was born in the year 1806, in a small town called Les Beaumettes, in the department of Vaucluse, Southern France, and but two miles distant from the celebrated valley and fountain of Vaucluse, where Petrarch's " passion glances" vainly wooed his fair enchantress, Laura. Amid the rural hills and dales of that romantic district, our subject grew to man's estate, but the ambitious dreams of youth thirsted for a wider knowledge of the world than the narrow limits of the Beaumettes could afford him, and at about the age of twenty he shipped on board a man-of-war which had been ordered on an extended cruise. With her he visited Cadiz, Rio Janeiro, and the East Indies, and left the ship at the little island of Bourbon, where he remained three years. His restless inclination to travel next directed his attention to Africa as a most promising land of exciting adventures, and with that aim in view he took passage in a brig, which, to his dismay, he discovered when out at sea to be engaged in the slave trade. This proved an adventure that he had not calculated upon, and unwilling to risk the hazard of being surprised as a particeps criminis in that nefarious traffic, he determined to abbreviate his expected voyage, and prevailed upon the captain to set him ashore on the first land that was sighted. Preferring to place his trust in savage clemency rather than to abide the prospect of meeting an ignominious end at the halter, he disembarked Mozambique and the Portuguese settlement of Killimoro, which lay several hundred miles apart in opposite directions. With a stout heart that brooked no trembling fear, yet beat not without serious apprehensions for the future, the solitary wanderer proceeded slowly to explore the interior of the dark Continent, until he encountered a native tribe, by whose chief he was received with unexpected manifestations of friendship, and entertained with aboriginal hospitalities for several months. After various experiences and hardships he again turned towards the coast, and reached a settlement from which he was enabled to take passage on board a vessel bound for France, and after a long and an eventful absence he again sought the tranquil scenes of his early years. The siren song of the ocean's tumult, however, soon allured him from the placid vale, and he made two subsequent voyages to the East Indies, and finally terminated his travels in New York, where he ultimately became the proprietor of two large and flourishing hotels. A life so nomadic, and spurred by a will so persevering in the pursuit of its one predominant passion, had found little time or inclination for sedentary amusements, and it was not until he had become established as the genial host of the Julien Hotel, in Washington Place, in 1845, that he discovered in the game of chess a talisman that could hold his restless spirit in subjection. He acquired, by degrees, considerable force as a player, but his constitutional impetuosity disdained the trammels of the calm and calculating strategist, and he preferred to rush to a brilliant defeat rather than warily to pick his way to victory. Yet a natural aptitude, and the potent charm which the game exercised over him, compensated largely for his lack of analytical steadiness, and rendered necessary the presence of an adversary of more than ordinary strength to escape his subtle snares. He imbibed an ardent love for the fabrication of those poetic fancies of the chess-board, termed Problems, and was one of the earliest and most frequent contributors to America's matutinal chess columns; and achieved the distinction of winning the Albion prize in the first problem competition held in this country. In 1852 Mr. Julien opened the St. Denis Hotel, on Broadway and Eleventh Street, and attested his strong devotion to the game by appropriately fitting up and reserving an ample apartment for the accommodation and entertainment of his chess-loving friends. Here the New York Chess Club found a generous welcome during its houseless periods, and here the most enjoyable event of the First American Chess Congress received its eclat through the painstaking and zealous efforts of Mr. Julien. With a tall, erect and active frame, upon which the adipose of idleness had not been permitted to accumulate, Mr. Julien combined a quiet, gentle and unobtrusive disposition, which seemed to have been infused with an excessof shyness; yet in his genial, generous heart there was a magnetic warmth that attached and endeared him to all he came in contact with. The rugged and restless course of his early life had prematurely marked him with the furrows of age, and, while yet in the prime of his years, the heavy burden of overstrained energies warned him to seek relaxation and rest from business cares, and in the Fall of 1858 he retired from the management of the St. Denis Hotel. For some time thereafter he occasionally visited the haunts of his old chess friends, and enjoyed the tumult of the fray with his accustomed zest; but these visits gradually became more rare, and in the Spring of 1868 he passed forever from the bustling world of toil and chess, to that peaceful repose which was here denied to him.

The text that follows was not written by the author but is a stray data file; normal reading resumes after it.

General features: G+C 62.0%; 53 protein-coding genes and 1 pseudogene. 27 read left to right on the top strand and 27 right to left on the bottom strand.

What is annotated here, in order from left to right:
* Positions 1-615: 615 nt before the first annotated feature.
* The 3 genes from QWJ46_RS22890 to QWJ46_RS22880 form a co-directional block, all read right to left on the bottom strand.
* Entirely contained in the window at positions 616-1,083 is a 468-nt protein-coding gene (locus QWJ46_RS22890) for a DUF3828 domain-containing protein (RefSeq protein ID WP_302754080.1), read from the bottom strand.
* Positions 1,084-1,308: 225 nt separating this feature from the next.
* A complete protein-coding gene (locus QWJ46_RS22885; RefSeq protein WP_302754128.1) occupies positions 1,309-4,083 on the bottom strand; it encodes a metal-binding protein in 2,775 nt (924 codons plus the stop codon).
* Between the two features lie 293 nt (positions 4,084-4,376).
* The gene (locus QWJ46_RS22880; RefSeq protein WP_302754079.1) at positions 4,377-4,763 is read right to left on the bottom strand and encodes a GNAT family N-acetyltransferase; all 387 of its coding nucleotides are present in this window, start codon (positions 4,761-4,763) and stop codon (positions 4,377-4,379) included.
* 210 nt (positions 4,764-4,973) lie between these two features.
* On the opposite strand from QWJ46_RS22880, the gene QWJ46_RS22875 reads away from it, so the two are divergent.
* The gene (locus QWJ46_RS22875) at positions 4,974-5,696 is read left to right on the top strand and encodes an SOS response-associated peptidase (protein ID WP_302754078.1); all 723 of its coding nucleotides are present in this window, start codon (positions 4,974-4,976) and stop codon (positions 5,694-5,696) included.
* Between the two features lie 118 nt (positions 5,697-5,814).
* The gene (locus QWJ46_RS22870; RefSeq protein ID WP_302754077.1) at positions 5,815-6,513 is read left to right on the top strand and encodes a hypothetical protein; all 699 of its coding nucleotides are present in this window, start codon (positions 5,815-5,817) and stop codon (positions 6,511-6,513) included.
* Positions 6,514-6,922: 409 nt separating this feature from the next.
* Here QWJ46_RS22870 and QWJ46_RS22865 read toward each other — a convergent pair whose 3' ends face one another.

A genealogical book tracing the ancestry of the Cantine Family (by Alice Cantine Huntington), gives the name "Joseph Francois Baptistan St. Denis Julien," as born 1794 Lourmarin France coming to American about 1833 and later owning the St. Denis Hotel in New York City.